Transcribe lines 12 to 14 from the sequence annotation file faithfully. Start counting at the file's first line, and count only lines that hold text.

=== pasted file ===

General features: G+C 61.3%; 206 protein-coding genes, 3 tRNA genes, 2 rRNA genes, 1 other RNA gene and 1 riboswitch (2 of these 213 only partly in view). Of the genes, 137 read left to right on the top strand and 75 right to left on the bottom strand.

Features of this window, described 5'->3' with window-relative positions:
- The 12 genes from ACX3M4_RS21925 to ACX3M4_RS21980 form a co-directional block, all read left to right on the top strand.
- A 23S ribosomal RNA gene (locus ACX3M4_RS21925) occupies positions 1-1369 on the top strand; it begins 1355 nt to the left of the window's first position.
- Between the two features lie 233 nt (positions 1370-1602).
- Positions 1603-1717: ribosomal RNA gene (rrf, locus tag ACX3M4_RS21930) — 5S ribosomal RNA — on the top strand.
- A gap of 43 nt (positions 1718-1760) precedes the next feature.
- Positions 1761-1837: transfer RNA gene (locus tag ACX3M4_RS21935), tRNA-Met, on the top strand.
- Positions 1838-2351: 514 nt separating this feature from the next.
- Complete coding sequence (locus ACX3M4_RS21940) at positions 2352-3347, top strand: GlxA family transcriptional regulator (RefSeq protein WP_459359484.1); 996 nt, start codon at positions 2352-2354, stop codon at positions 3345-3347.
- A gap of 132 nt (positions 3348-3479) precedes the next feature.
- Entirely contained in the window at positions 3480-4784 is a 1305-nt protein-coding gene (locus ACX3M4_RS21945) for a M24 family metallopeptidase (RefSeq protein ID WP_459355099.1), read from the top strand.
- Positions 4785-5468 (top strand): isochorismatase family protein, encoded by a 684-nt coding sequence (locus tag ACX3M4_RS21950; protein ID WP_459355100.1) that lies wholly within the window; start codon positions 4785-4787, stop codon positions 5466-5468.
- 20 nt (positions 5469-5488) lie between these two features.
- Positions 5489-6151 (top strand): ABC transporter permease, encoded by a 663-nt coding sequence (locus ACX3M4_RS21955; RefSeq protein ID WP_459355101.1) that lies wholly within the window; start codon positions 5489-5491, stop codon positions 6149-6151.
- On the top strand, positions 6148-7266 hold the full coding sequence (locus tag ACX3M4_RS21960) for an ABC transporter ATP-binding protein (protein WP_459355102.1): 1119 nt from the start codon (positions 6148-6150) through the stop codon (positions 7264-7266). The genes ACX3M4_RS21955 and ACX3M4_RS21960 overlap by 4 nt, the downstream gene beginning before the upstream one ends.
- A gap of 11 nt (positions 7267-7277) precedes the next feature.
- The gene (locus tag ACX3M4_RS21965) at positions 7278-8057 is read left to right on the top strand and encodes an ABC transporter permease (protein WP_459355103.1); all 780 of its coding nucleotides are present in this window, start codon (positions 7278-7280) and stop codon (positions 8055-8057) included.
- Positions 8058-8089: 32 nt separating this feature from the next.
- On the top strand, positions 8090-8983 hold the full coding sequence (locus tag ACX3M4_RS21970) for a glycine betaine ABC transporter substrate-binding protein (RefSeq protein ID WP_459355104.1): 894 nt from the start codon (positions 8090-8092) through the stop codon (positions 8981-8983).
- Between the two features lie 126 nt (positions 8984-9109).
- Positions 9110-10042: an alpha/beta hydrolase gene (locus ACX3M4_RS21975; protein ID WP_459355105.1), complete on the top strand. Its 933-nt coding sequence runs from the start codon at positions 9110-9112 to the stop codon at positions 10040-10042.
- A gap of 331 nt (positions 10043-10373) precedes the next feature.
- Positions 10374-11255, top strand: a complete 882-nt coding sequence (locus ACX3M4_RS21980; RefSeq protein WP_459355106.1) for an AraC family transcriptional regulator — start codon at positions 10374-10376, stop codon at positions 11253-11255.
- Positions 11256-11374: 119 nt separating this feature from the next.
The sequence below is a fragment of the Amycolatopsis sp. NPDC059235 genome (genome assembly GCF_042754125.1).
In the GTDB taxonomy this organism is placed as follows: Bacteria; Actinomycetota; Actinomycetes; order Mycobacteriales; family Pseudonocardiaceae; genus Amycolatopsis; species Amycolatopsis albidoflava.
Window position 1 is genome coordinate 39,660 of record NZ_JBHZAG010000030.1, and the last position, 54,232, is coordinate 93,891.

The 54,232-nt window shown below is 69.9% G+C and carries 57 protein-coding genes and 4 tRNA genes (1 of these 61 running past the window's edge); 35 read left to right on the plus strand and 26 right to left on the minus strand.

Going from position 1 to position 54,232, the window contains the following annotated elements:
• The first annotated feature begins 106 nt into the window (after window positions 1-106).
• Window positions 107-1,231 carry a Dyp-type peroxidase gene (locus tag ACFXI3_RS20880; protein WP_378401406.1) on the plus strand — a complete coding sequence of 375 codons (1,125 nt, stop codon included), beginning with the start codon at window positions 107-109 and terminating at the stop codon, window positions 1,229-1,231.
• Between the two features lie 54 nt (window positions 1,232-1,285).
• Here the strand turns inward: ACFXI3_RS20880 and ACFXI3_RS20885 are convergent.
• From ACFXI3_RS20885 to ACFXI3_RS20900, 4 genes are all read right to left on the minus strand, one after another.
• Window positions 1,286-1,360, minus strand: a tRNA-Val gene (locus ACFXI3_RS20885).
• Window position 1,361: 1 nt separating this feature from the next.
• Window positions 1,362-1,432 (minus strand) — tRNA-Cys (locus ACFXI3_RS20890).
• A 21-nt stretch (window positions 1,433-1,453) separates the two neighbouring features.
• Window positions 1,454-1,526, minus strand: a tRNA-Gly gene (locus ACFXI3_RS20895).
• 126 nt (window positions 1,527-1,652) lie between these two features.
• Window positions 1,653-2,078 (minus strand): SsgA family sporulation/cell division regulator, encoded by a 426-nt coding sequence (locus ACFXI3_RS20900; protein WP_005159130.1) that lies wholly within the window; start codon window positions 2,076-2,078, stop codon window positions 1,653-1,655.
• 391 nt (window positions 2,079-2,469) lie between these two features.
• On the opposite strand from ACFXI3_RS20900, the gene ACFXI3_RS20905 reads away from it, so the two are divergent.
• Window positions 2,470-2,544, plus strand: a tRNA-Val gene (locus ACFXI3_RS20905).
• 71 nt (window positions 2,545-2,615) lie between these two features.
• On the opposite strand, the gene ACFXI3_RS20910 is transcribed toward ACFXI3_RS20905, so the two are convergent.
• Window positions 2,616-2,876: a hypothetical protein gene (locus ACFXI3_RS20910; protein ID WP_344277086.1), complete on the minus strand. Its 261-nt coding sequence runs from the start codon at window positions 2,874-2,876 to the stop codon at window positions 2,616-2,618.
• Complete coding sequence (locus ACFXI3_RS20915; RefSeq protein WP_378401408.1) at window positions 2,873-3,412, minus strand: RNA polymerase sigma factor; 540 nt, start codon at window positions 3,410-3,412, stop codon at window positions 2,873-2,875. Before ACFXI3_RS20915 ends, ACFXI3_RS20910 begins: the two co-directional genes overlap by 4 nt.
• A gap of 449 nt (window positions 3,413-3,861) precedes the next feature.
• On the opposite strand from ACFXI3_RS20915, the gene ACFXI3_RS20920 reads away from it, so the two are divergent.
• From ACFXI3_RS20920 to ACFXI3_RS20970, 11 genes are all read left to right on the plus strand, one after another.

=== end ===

- Entirely contained in the window at positions 3480-4784 is a 1305-nt protein-coding gene (locus ACX3M4_RS21945) for a M24 family metallopeptidase (RefSeq protein ID WP_459355099.1), read from the top strand.
- Positions 4785-5468 (top strand): isochorismatase family protein, encoded by a 684-nt coding sequence (locus tag ACX3M4_RS21950; protein ID WP_459355100.1) that lies wholly within the window; start codon positions 4785-4787, stop codon positions 5466-5468.
- 20 nt (positions 5469-5488) lie between these two features.